When the Sleeper Wakes by H.G. Wells is a story about a man with insomnia who falls into a trance and sleeps for two hundred years. Imagine falling asleep in Victorian England, and waking up two hundred years later. Imagine the changes in society. In landscape. In politics. In everything. This is the future that Wells imagined. The Sleeper--a man named Graham--wakes up to find himself the center of attention. Not only because he's famous...but because he's wealthy. In his sleep, he has become the "master" of the world. He now "owns" most of the companies, most of the lands, etc. in the world. But is it really his for the taking? As Graham discovers, this society--this government--of sorts has secrets, lies, and propaganda. All is not as it appears. All is not as they tell him. Some sort of action on his part is required, but can he realize it in time to save the world? to save himself?

When the Sleeper Wakes definitely falls into the category of dystopic fiction. Wells' dystopia has some frightening aspects--including brainwashing and manipulation. The lower class lives in total enslavement. They live to obey. They live to serve. The middle class aren't really much better off. Most of the upper class waste their lives living it up in one of the Pleasure Cities. Only a small percent of the upper class serve as the elite and "rule" the world. Not with justice. Not with equality. But selfishly, ruthlessly, with total disregard for others. The Sleeper, Graham, wants to change all that. But can one man really make a difference? Can he be the people's messiah? Can he free the people from slavery?

The book has an introduction by Orson Scott Card. He writes, "Today there are hundreds of different doors into science fiction. But at the beginning, there was only one door, and H.G. Wells was the one who turned the key, opened it, and stepped through, showing everyone else the way." (xx)

Wednesday, September 5, 2007

Alpha Oops: The Day Z Went First

Occasionally, Orson Scott Card reviews picture books for his "Uncle Orson Reviews Everything" column on Hatrack. Alpha Oops is one of these.

Alpha Oops by Alethea Kontis and illustrated by Bob Kolar is a fun, light read about the day when Z (and the rest of the letters) decided to change things up a bit when it came to the alphabet. A, the natural leader, had some issues to work out, of course. He didn't like being bossed around by the letter Z. But all works out rather well in the end. It's a comical read that "kids" of all ages will enjoy.

I think this story would pair well with Chicka, Chicka Boom Boom by Bill Martin Jr. And it is especially appropriate for this time of year--back-to-school.

Monday, September 3, 2007

Becky's Review of The Thirteenth Tale

Originally posted on Becky's Book Reviews.

Haunted by the loss of a twin she never knew and wasn't supposed to know about, Margaret Lea, the daughter of an antiques and collectibles bookseller, accepts Vida Winter's strange offer to come stay with her and hear her true story. Ms. Vida Winter is a famous--a world-famous--author. She's known not only for her excellent prose, but for her ability to spin a story--a web of lies--for the journalists and reporters that come round every time a new book is released. There are hundreds of printed stories about Ms. Winter's childhood circulating about. None of them are true. Miss Lea knows this, of course, when she goes. The invitation was so touching though--leaving words that echo down deep inside her--that Margaret just can't say no.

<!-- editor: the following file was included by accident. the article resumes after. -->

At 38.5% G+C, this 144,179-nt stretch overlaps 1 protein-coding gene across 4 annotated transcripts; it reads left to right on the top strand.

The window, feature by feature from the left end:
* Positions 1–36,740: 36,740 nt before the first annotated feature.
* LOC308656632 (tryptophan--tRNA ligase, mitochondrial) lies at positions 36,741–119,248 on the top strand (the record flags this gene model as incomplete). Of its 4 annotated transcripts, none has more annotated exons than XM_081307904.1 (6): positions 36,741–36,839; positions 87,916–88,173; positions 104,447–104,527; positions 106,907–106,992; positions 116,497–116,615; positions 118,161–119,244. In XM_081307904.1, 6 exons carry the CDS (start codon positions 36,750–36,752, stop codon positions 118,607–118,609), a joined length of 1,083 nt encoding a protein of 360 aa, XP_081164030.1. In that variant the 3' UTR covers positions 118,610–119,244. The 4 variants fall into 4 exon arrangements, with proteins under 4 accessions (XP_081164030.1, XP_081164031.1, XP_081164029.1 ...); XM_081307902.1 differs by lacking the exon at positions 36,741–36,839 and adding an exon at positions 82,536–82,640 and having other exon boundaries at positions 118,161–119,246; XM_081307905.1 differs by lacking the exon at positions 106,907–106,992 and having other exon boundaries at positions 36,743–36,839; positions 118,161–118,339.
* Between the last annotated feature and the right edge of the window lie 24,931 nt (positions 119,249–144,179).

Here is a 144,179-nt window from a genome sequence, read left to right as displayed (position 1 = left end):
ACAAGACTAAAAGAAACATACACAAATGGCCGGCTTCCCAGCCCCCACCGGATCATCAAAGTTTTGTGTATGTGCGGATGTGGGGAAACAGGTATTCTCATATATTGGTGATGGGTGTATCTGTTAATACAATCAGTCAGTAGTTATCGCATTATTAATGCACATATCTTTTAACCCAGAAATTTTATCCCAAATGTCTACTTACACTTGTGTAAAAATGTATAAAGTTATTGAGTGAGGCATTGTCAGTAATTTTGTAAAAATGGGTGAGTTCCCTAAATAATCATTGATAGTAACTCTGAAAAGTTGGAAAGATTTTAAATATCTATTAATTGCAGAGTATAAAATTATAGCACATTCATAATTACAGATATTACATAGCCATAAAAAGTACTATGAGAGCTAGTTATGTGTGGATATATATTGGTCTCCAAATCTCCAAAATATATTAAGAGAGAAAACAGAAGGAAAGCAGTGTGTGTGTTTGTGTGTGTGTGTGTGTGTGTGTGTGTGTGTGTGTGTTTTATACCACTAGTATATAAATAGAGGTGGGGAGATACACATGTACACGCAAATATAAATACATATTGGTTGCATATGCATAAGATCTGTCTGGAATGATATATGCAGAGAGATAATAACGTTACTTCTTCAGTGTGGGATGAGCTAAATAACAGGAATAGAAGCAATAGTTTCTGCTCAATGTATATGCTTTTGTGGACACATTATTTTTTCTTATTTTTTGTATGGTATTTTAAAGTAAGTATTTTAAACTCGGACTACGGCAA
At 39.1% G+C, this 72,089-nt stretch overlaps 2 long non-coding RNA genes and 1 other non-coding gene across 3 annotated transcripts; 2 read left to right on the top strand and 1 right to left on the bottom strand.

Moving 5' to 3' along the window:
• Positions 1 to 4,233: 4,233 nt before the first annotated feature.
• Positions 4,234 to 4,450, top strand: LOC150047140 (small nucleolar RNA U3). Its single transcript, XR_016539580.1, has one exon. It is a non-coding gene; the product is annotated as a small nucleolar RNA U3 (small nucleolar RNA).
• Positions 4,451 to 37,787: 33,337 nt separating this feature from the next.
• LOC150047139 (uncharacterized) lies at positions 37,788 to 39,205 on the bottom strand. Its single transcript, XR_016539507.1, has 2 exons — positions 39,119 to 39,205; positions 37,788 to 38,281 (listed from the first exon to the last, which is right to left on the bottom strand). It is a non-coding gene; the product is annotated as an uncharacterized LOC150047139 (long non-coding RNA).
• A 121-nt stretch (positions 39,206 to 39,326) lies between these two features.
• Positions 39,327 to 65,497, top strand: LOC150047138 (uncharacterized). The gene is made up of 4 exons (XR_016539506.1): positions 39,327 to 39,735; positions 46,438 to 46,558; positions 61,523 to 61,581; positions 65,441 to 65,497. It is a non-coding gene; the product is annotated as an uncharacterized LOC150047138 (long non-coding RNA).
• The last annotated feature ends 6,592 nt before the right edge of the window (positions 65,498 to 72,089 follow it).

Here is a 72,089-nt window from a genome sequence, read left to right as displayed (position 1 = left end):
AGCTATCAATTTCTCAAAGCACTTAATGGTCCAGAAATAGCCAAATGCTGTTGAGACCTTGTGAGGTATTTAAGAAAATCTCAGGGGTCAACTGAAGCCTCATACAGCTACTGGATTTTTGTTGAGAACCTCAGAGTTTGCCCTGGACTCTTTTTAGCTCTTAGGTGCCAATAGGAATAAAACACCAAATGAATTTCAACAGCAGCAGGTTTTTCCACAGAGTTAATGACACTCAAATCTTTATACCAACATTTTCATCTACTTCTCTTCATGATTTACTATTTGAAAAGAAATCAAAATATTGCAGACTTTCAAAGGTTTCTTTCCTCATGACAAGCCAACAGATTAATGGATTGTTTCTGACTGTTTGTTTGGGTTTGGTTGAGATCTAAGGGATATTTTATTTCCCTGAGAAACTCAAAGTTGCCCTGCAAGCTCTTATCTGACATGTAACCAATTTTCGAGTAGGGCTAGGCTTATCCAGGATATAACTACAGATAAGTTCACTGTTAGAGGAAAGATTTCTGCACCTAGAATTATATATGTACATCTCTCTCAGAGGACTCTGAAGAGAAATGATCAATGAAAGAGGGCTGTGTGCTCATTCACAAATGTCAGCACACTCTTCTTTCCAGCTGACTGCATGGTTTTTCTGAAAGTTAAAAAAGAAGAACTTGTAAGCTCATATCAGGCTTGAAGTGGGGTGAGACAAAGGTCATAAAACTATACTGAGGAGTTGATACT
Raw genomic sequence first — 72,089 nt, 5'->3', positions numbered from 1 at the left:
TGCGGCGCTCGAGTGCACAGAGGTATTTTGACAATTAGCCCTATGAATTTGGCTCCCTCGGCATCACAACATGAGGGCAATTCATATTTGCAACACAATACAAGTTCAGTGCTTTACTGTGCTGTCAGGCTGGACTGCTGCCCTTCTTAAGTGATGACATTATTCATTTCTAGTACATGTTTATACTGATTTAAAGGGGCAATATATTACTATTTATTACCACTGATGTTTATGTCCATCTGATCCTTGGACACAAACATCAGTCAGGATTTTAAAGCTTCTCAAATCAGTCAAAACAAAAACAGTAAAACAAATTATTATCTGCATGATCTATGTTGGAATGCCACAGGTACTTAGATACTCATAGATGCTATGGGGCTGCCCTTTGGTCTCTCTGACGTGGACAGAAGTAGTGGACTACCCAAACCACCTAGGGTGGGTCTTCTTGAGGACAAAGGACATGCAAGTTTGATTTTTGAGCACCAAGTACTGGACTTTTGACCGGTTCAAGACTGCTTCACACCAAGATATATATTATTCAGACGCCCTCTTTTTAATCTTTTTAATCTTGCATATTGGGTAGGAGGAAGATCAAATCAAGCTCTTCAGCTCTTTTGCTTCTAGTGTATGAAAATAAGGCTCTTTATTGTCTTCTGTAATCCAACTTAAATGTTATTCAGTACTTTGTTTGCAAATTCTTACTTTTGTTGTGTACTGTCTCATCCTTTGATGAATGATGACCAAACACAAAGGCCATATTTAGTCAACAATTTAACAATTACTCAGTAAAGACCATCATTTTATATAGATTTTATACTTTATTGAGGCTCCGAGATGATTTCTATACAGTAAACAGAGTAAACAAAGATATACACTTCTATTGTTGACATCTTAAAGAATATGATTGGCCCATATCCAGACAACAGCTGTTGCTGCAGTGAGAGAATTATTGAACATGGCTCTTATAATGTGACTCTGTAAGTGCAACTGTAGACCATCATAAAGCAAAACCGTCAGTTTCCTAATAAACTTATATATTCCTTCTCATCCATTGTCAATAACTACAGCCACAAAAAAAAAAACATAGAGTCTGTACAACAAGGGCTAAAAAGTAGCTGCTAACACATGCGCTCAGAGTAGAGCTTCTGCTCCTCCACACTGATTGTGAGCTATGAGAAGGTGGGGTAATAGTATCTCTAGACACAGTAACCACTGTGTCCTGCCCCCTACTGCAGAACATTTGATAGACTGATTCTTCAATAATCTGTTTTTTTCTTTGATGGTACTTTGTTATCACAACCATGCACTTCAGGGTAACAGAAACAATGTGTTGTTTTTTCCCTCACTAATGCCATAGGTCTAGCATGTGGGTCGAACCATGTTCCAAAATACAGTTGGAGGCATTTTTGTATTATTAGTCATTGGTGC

Preparing for her journey, Margaret immerses herself in Winter's novels. Within a matter of days, she has fallen in love with the way this woman tells a story, writes a book, crafts a narrative.

Of course one always hopes for something special when one reads an author one hasn't read before, and Miss Winter's books gave me the same thrill I had when I discovered the Landier diaries, for instance. But it was more than that. I have always been a reader; I have read at every stage of my life, and there has never been a time when reading was not my greatest joy. And yet I cannot pretend that the reading I have done in my adult years matches in its impact on my soul the reading I did as a child. I still believe in stories. I still forget myself when I am in the middle of a good book. Yet it is not the same. Books are, for me, it must be said, the most important thing; what I cannot forget is that there was a time when they were at once more banal and more essential than that. When I was a child, books were everything. And so there is in me, always, a nostalgic yearning for the lost pleasure of books. It is not a yearning that one ever expects to be fulfilled. And during this time, these days when I read all day and half the night, when I slept under a counterpane strewn with books, when my sleep was black and dreamless and passed in a flash and I woke to read again--the lost joys of reading returned to me. Miss Winter restored to me the virginal qualities of the novice reader, and then with her stories she ravished me. (32)

The story is a weaving of the past and present. Each day Miss Winter shares a little bit more of her life story. The beginning. The middle. The end. Each night Margaret is haunted not only by her day's work but by the loss of her twin. Her own family secrets. Her own hurts and pains. The story is both Miss Winter's and Margaret's. Secrets. Lies. Broken families. Ghosts. Violence. Loss. Betrayal. Love.

The Thirteenth Tale is an unforgettable read. Enjoyable from cover to cover. It's haunting. It's powerful. It's one-of-a-kind.